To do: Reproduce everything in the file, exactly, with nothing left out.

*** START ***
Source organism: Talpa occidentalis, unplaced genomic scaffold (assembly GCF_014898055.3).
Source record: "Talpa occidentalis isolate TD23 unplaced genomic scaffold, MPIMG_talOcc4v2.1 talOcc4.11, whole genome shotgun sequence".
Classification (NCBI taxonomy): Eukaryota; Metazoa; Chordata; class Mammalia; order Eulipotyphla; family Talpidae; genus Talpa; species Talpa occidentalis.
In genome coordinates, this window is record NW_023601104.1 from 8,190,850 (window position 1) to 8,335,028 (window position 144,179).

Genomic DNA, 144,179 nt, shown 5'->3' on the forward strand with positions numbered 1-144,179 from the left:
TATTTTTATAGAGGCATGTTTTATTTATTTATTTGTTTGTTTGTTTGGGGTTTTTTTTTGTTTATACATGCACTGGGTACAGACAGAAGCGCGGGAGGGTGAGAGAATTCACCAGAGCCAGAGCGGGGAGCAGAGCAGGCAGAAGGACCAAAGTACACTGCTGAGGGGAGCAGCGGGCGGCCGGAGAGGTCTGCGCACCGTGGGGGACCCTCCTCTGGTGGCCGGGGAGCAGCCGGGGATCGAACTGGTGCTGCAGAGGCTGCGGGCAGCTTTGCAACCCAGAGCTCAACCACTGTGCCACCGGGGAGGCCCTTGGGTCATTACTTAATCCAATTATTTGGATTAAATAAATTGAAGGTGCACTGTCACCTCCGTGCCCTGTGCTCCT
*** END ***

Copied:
Source organism: Talpa occidentalis, unplaced genomic scaffold (assembly GCF_014898055.3).
Source record: "Talpa occidentalis isolate TD23 unplaced genomic scaffold, MPIMG_talOcc4v2.1 talOcc4.11, whole genome shotgun sequence".
Classification (NCBI taxonomy): Eukaryota; Metazoa; Chordata; class Mammalia; order Eulipotyphla; family Talpidae; genus Talpa; species Talpa occidentalis.
In genome coordinates, this window is record NW_023601104.1 from 8,190,850 (window position 1) to 8,335,028 (window position 144,179).

Genomic DNA, 144,179 nt, shown 5'->3' on the forward strand with positions numbered 1-144,179 from the left:
TATTTTTATAGAGGCATGTTTTATTTATTTATTTGTTTGTTTGTTTGGGGTTTTTTTTTGTTTATACATGCACTGGGTACAGACAGAAGCGCGGGAGGGTGAGAGAATTCACCAGAGCCAGAGCGGGGAGCAGAGCAGGCAGAAGGACCAAAGTACACTGCTGAGGGGAGCAGCGGGCGGCCGGAGAGGTCTGCGCACCGTGGGGGACCCTCCTCTGGTGGCCGGGGAGCAGCCGGGGATCGAACTGGTGCTGCAGAGGCTGCGGGCAGCTTTGCAACCCAGAGCTCAACCACTGTGCCACCGGGGAGGCCCTTGGGTCATTACTTAATCCAATTATTTGGATTAAATAAATTGAAGGTGCACTGTCACCTCCGTGCCCTGTGCTCCT